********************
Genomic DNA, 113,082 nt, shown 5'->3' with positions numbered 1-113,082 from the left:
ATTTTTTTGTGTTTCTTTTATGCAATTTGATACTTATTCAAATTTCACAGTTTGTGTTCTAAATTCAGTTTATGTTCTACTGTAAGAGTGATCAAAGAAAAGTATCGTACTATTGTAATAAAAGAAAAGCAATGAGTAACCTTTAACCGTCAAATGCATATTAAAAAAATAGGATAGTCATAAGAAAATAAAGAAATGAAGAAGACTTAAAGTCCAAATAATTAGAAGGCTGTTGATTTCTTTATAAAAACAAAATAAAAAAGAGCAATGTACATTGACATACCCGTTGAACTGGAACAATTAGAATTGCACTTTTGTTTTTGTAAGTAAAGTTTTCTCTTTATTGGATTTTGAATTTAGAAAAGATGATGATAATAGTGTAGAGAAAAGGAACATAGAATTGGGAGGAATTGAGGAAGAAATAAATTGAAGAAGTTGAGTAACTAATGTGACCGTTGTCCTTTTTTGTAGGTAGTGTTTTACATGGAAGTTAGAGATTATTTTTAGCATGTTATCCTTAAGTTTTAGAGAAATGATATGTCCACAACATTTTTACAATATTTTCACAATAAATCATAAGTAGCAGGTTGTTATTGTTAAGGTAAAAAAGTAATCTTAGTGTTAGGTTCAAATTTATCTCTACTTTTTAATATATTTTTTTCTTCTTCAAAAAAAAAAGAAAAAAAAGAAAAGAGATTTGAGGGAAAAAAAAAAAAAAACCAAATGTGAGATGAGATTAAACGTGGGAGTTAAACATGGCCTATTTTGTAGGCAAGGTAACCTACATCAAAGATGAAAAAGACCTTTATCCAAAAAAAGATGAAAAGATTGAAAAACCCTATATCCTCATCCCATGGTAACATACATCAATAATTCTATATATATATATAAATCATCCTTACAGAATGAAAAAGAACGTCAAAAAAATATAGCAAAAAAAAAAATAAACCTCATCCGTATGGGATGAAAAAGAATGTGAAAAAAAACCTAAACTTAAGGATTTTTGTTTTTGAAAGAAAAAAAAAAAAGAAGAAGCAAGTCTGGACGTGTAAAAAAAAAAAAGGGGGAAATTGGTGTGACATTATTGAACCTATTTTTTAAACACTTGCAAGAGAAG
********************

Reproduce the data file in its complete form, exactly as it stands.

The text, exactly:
Genomic DNA, 113,082 nt, shown 5'->3' with positions numbered 1-113,082 from the left:
ATTTTTTTGTGTTTCTTTTATGCAATTTGATACTTATTCAAATTTCACAGTTTGTGTTCTAAATTCAGTTTATGTTCTACTGTAAGAGTGATCAAAGAAAAGTATCGTACTATTGTAATAAAAGAAAAGCAATGAGTAACCTTTAACCGTCAAATGCATATTAAAAAAATAGGATAGTCATAAGAAAATAAAGAAATGAAGAAGACTTAAAGTCCAAATAATTAGAAGGCTGTTGATTTCTTTATAAAAACAAAATAAAAAAGAGCAATGTACATTGACATACCCGTTGAACTGGAACAATTAGAATTGCACTTTTGTTTTTGTAAGTAAAGTTTTCTCTTTATTGGATTTTGAATTTAGAAAAGATGATGATAATAGTGTAGAGAAAAGGAACATAGAATTGGGAGGAATTGAGGAAGAAATAAATTGAAGAAGTTGAGTAACTAATGTGACCGTTGTCCTTTTTTGTAGGTAGTGTTTTACATGGAAGTTAGAGATTATTTTTAGCATGTTATCCTTAAGTTTTAGAGAAATGATATGTCCACAACATTTTTACAATATTTTCACAATAAATCATAAGTAGCAGGTTGTTATTGTTAAGGTAAAAAAGTAATCTTAGTGTTAGGTTCAAATTTATCTCTACTTTTTAATATATTTTTTTCTTCTTCAAAAAAAAAAGAAAAAAAAGAAAAGAGATTTGAGGGAAAAAAAAAAAAAAACCAAATGTGAGATGAGATTAAACGTGGGAGTTAAACATGGCCTATTTTGTAGGCAAGGTAACCTACATCAAAGATGAAAAAGACCTTTATCCAAAAAAAGATGAAAAGATTGAAAAACCCTATATCCTCATCCCATGGTAACATACATCAATAATTCTATATATATATATAAATCATCCTTACAGAATGAAAAAGAACGTCAAAAAAATATAGCAAAAAAAAAAATAAACCTCATCCGTATGGGATGAAAAAGAATGTGAAAAAAAACCTAAACTTAAGGATTTTTGTTTTTGAAAGAAAAAAAAAAAAGAAGAAGCAAGTCTGGACGTGTAAAAAAAAAAAAGGGGGAAATTGGTGTGACATTATTGAACCTATTTTTTAAACACTTGCAAGAGAAG